THE idle young European, stranded without work by the Continent’s dysfunction, is one of the global economy’s stock characters. Yet it might be time to add another, even more common protagonist: the idle young American.
For all of Europe’s troubles — a left-right combination of sclerotic labor markets and austerity — the United States has quietly surpassed much of Europe in the percentage of young adults without jobs. It’s not just Europe, either. Over the last 12 years, the United States has gone from having the highest share of employed 25- to 34-year-olds among large, wealthy economies to having among the lowest.
The grim shift — “a historic turnaround,” says Robert A. Moffitt, a Johns Hopkins University economist — stems from two underappreciated aspects of our long economic slump. First, it has exacted the harshest toll on the young — even harsher than on people in their 50s and 60s, who have also suffered. And while the American economy has come back more robustly than some of its global rivals in terms of overall production, the recovery has been strangely light on new jobs, even after Friday’s better-than-expected unemployment report. American companies are doing more with less.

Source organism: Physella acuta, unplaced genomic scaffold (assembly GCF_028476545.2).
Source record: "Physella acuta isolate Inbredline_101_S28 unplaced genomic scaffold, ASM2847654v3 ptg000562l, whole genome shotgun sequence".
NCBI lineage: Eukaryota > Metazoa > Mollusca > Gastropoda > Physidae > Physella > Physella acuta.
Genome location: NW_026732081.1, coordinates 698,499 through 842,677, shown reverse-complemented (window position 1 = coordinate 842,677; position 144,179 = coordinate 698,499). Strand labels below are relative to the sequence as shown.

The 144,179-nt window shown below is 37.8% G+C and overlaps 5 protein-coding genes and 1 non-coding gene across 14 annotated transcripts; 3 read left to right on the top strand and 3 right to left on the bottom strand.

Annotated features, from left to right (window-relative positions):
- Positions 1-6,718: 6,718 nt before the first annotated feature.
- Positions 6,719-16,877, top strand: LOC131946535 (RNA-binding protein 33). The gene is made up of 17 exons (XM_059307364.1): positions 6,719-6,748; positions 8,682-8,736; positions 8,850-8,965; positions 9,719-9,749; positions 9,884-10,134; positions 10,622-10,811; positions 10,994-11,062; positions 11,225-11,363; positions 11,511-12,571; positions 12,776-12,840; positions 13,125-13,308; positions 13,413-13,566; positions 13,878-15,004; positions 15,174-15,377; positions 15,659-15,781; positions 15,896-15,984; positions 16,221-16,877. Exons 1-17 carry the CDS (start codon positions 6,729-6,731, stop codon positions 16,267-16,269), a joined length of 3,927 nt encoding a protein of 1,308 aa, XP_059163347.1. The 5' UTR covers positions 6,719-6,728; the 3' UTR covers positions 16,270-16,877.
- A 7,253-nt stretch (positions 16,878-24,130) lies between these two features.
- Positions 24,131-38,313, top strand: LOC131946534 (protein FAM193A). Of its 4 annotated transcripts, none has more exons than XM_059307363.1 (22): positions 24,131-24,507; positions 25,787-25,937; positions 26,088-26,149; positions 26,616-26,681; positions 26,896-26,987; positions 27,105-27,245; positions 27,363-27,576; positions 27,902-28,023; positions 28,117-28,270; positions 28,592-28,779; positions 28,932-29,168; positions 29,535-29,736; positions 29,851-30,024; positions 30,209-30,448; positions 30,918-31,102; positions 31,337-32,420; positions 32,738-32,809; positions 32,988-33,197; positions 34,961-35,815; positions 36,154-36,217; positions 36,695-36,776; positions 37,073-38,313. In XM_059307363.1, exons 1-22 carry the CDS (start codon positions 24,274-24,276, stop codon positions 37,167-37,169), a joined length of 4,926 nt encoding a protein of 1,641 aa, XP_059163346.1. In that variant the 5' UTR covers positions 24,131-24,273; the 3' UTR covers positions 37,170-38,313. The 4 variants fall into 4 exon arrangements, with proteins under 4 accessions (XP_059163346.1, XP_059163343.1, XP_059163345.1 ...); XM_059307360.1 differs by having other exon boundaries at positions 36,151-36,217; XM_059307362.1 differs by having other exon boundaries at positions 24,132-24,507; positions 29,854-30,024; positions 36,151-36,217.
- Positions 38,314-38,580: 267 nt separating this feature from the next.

“This still is a very big puzzle,” said Lawrence F. Katz, a Harvard professor who was chief economist at the Labor Department during the Clinton administration. He called the severe downturn in jobs “the million-dollar question” for the economy.